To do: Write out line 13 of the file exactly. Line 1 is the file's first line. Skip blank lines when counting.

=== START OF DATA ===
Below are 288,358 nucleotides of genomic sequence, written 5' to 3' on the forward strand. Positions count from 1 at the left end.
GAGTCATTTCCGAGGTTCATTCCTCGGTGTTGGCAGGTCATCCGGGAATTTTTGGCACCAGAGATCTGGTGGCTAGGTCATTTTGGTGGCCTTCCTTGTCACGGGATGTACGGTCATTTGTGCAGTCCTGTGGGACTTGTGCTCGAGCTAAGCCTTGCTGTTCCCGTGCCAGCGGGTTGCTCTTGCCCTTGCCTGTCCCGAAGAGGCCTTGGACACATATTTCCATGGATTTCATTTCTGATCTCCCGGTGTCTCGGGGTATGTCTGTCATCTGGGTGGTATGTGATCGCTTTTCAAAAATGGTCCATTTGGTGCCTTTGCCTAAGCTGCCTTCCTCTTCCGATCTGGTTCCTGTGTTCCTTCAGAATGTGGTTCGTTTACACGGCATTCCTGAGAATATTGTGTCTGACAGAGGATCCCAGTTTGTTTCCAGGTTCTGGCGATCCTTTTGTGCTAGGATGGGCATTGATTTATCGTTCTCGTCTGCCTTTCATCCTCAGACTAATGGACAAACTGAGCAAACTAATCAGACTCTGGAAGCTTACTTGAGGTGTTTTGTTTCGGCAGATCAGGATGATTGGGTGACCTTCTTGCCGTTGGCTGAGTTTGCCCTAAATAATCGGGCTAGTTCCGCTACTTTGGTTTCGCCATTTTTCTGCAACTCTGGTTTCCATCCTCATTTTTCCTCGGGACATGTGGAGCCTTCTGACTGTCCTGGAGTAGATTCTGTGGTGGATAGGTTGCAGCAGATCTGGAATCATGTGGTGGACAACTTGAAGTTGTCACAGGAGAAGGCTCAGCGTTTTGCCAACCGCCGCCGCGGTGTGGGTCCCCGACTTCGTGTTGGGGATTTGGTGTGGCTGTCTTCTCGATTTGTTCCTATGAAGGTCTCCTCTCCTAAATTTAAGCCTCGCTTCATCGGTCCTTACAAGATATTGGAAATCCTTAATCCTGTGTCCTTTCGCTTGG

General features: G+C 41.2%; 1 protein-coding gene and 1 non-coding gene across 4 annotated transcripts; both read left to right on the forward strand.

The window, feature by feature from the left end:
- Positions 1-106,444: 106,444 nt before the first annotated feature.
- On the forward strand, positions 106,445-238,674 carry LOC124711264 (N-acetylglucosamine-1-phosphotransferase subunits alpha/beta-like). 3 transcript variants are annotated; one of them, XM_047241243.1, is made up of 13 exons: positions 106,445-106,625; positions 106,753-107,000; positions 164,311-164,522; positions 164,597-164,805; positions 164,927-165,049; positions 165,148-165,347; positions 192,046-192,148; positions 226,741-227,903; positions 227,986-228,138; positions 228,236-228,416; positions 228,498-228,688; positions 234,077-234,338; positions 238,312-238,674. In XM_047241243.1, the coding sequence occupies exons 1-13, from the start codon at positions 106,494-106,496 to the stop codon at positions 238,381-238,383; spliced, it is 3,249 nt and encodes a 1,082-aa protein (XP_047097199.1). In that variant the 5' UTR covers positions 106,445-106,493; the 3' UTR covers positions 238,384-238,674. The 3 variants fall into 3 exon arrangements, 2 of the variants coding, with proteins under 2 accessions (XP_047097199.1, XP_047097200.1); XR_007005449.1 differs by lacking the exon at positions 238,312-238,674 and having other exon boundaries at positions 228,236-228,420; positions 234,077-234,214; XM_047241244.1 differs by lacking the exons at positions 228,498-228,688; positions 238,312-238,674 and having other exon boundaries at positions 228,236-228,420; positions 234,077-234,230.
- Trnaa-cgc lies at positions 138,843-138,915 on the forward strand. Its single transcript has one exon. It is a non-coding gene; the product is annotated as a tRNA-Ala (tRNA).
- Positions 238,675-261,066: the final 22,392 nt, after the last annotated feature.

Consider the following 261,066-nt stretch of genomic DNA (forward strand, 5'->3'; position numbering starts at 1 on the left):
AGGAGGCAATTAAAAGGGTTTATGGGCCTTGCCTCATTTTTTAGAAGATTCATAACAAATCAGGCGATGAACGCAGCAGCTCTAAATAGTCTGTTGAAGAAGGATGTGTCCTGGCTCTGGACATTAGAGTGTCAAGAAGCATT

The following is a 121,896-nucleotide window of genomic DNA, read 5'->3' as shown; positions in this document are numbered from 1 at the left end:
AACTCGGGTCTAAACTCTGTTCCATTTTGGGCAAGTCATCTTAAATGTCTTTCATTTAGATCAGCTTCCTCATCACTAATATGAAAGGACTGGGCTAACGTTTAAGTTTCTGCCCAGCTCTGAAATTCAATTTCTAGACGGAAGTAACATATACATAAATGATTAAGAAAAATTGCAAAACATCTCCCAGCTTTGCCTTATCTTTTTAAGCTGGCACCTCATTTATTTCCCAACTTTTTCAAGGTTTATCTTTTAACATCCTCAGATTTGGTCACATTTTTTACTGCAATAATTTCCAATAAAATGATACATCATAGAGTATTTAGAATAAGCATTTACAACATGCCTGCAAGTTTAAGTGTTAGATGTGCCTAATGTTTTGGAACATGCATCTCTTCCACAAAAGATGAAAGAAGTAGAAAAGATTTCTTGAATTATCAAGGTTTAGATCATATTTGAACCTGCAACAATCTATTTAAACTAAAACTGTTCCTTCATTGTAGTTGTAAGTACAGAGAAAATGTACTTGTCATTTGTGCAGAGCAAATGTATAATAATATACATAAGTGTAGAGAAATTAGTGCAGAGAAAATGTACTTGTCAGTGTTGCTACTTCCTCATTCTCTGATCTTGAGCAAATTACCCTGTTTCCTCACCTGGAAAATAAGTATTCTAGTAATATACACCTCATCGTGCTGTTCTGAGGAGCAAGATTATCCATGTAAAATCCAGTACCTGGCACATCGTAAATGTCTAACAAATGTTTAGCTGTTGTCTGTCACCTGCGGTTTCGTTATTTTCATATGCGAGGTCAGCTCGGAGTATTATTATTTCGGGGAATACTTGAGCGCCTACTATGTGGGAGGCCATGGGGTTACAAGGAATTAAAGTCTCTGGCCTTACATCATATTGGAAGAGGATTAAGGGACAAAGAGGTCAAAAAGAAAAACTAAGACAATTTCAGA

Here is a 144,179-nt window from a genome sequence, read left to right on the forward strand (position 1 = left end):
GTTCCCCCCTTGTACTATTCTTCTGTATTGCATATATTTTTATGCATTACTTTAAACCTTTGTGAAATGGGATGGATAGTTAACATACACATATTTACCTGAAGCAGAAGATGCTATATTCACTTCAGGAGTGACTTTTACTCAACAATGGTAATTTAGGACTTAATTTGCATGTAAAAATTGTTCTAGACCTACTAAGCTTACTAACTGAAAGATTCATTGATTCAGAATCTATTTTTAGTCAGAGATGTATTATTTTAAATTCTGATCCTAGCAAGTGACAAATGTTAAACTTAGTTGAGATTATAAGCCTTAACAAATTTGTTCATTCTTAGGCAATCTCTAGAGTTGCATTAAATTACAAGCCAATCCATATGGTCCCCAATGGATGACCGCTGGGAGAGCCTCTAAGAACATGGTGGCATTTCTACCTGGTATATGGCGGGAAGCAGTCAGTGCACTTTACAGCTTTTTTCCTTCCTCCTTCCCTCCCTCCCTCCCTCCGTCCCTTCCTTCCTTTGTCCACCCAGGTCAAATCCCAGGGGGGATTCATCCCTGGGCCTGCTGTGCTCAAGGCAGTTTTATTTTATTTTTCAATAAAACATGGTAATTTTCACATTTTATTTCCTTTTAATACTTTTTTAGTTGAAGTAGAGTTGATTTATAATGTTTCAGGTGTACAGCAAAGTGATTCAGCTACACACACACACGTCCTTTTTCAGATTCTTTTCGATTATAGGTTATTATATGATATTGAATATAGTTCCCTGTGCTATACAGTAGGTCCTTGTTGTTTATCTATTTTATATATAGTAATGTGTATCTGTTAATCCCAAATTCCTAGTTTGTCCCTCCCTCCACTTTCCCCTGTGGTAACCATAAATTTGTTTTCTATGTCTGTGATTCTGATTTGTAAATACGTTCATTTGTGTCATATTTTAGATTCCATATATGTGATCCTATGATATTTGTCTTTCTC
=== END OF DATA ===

Here is a 144,179-nt window from a genome sequence, read left to right on the forward strand (position 1 = left end):